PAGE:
In the midst of trying to become a stand-up comic, Pakistan-born Kumail (Kumail Nanjiani) meets grad student Emily (Zoe Kazan). They fall in love, and cultures clash. When she contracts a life-threatening illness, Kumail has to face her eccentric parents Beth (Holly Hunter) and Terry (Ray Romano). Also, he must go to war with his old school, traditional, Pakistani family’s expectations, and have conversations with his innermost feelings as well. But mostly, it’s his family’s (his mom’s) constant obsession with fixing him up with a nice Pakistani girl who “happened to be in the neighbourhood” that really irritates him, as he doesn’t know who he is yet, or who wants to be.
After the greatness of Netflix hit comedy series Master of None, The Big Sick looked to be a film version of the hit the show. The main difference being that our main character and his family are from Pakistan, not India, like Dev Shah (Aziz Ansari). Both The Big Sick and The Master of None show contrasting differences between western and the eastern culture, the opposing lifestyles of America and old traditions of Asia. The Big Sick depicts the cultural parallels of Pakistan and White America via the Kumail’s relationship with Emily, the forbidden love in which Kumail should not be associated with. Well, according to Naveed (Adeel Akhtar), “an unwavering pillar of morality”.
Arranged marriages and domestic squabbles aside, The Big Sick weaves together a wonderful story with brilliant performances from all the cast. There’s not a single weak link. Whether we’re watching Kumail and Emily (Kazan) having heart to heart moments on the steps outside of her apartment or the amusing antics of Pakistani parents in fixing their sons up with friends of friends, the cast is great. Holly Hunter (Batman V Superman) and Ray Romano (Ice Age) shine as Emily’s parents Beth and Terry. And in my opinion, Holly Hunter manages to steal the film from every other character, including our star-crossed lovers, funny man Kumail and grad student Emily Gardener.
There are few American comedies I can sit through until the very end without complaining about forced acting or cringe-worthy writing. The Big Sick has neither, and it’s one of my favourite romantic comedy-dramas since Woody Allen’s Annie Hall (1977). The Big Sick takes the phrase “well that escalated quickly” to new heights. One minute we’re watching a stand-up comedy show, and in the next, we’re watching Emily fight for her life. Honestly, this film is more drama than comedy. Going from your basic domestics to half of the relationship being comatose, my emotions went from a upbeat Disney musical (like Moana or Mulan) to revisiting my state after Still Alice.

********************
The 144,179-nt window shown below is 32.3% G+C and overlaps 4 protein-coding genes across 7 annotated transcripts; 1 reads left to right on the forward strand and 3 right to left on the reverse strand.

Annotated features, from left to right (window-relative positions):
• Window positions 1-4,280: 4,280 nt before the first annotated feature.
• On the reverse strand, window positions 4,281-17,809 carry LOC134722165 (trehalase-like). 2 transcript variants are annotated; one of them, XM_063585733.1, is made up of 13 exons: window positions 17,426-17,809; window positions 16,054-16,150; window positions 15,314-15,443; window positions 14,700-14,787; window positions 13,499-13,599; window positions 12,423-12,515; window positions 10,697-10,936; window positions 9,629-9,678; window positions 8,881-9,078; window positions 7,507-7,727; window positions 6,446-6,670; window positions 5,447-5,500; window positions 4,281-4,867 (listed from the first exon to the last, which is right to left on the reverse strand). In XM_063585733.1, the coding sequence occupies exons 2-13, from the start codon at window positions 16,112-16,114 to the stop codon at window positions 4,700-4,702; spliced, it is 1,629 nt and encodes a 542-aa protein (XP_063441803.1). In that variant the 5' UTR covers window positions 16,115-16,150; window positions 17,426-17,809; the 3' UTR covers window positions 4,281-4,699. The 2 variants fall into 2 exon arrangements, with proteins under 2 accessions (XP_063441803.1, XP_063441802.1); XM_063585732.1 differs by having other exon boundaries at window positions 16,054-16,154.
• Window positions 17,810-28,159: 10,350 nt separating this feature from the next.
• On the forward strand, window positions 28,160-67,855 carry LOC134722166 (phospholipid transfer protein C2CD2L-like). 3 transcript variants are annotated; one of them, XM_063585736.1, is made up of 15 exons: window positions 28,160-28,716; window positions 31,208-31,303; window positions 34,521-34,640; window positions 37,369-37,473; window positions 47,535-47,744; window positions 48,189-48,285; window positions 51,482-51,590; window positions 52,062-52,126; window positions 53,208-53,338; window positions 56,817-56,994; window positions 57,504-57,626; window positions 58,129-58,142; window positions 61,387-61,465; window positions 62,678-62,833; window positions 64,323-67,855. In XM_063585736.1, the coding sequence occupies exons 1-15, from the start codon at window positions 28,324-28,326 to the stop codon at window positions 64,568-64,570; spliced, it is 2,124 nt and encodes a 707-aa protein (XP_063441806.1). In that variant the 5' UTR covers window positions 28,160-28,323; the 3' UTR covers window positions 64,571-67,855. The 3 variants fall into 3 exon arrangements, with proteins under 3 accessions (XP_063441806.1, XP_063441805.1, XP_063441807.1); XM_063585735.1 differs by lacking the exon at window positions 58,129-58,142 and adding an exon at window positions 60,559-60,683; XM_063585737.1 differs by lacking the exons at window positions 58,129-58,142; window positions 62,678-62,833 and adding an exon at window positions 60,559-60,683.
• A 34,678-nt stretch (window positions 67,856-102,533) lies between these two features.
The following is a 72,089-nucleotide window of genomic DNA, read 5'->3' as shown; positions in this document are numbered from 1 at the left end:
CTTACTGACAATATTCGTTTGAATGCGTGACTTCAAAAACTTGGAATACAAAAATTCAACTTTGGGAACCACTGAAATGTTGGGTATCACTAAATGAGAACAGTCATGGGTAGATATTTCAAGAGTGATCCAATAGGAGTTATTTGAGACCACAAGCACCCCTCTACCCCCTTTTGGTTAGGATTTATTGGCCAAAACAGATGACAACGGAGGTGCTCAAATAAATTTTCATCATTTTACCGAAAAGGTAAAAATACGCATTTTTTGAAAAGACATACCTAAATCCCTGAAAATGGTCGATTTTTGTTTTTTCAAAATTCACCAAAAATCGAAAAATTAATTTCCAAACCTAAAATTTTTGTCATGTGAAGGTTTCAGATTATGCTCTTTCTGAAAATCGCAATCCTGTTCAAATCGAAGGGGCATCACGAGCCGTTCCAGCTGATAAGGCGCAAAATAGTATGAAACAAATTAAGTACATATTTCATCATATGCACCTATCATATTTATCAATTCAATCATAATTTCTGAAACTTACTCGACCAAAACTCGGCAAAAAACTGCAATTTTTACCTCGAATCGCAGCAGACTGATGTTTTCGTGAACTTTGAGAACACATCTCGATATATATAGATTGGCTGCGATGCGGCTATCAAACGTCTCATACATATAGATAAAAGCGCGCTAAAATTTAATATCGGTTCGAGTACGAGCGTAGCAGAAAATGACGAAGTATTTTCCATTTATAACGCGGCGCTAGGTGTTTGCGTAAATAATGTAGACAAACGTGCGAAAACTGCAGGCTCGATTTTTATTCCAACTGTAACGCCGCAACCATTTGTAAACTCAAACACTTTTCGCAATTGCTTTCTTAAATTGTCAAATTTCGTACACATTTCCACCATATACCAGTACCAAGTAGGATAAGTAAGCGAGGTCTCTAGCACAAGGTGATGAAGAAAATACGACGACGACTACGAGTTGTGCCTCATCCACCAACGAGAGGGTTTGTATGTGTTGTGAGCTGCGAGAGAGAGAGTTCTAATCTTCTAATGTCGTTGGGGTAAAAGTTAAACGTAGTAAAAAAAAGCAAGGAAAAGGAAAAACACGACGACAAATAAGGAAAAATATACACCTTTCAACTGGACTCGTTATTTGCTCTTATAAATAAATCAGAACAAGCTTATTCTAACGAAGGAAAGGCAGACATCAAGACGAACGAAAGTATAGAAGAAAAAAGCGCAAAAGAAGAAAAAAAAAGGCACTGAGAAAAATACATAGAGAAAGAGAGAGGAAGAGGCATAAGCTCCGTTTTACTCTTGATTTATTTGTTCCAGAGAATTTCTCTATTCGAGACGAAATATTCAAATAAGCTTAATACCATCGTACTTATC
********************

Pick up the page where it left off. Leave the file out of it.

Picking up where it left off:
The dramatic tonal shifts are the equivalent of being sparkly eyed in one second to wanting to be angry at the creatives for toying with emotions like that in the next. And amidst the sadness, we are given a lesson on the sociopolitical conventions of the West, including comedic scenarios such as when Terry indirectly asks Kumail what he thinks about 9/11, like every person who remotely looks like an Arab knows the ins and outs of 9/11? Casual racism much? This scenario is turned into something more serious towards the end of the film when Kumail is racially discriminated against at his own gig. Yes, this is more drama than comedy and that’s not a bad thing in the slightest.
When Emily is put into a coma, it’s portrayed as a “shit happens” moment. Life is short and we can never be sure on how much time we have left. Wham! It’s gone. After Collateral Beauty and A Monster Calls earlier on this year / the end of last, The Big Sick reiterates what those movies say: life is a gift. Cherish it, use it well; and there’s no time for petty arguments. We can’t anticipate sudden events like the ones depicted in the film so we must treasure every moment. And in these moments, we will hate, love, cry, laugh and be thrown into a state of self-reflection. With these bouts of philosophy (existential leanings) mixed with other themes, this is a riveting watch indeed.
From the discussions of race and religion to its brutally honest take on life, The Big Sick isn’t all doom and gloom. It’s a romantic comedy-drama that makes one think. The performances are great and it has numerous moments that will make you bust a gut. And I think we’ll still be talking about this film in twenty years. It’s a future cult classic for sure and another example of indie films showing the mettle in an industry that is dominated by $150m-budget blockbusters.